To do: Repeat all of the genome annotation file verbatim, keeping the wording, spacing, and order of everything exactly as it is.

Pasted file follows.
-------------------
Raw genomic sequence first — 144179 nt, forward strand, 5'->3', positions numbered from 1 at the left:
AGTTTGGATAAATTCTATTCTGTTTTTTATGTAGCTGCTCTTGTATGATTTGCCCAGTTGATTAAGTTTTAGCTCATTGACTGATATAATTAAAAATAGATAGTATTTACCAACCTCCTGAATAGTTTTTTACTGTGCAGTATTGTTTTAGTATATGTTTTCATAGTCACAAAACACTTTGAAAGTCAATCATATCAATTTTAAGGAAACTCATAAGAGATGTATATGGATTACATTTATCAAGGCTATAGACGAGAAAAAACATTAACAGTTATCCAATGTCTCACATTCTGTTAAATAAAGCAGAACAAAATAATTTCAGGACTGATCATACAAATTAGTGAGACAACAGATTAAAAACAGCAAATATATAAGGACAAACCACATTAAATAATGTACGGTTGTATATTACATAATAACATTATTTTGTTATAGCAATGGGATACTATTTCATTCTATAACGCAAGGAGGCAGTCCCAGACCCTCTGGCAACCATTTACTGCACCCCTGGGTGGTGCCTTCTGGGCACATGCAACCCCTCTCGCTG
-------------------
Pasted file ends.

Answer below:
Raw genomic sequence first — 144179 nt, forward strand, 5'->3', positions numbered from 1 at the left:
AGTTTGGATAAATTCTATTCTGTTTTTTATGTAGCTGCTCTTGTATGATTTGCCCAGTTGATTAAGTTTTAGCTCATTGACTGATATAATTAAAAATAGATAGTATTTACCAACCTCCTGAATAGTTTTTTACTGTGCAGTATTGTTTTAGTATATGTTTTCATAGTCACAAAACACTTTGAAAGTCAATCATATCAATTTTAAGGAAACTCATAAGAGATGTATATGGATTACATTTATCAAGGCTATAGACGAGAAAAAACATTAACAGTTATCCAATGTCTCACATTCTGTTAAATAAAGCAGAACAAAATAATTTCAGGACTGATCATACAAATTAGTGAGACAACAGATTAAAAACAGCAAATATATAAGGACAAACCACATTAAATAATGTACGGTTGTATATTACATAATAACATTATTTTGTTATAGCAATGGGATACTATTTCATTCTATAACGCAAGGAGGCAGTCCCAGACCCTCTGGCAACCATTTACTGCACCCCTGGGTGGTGCCTTCTGGGCACATGCAACCCCTCTCGCTG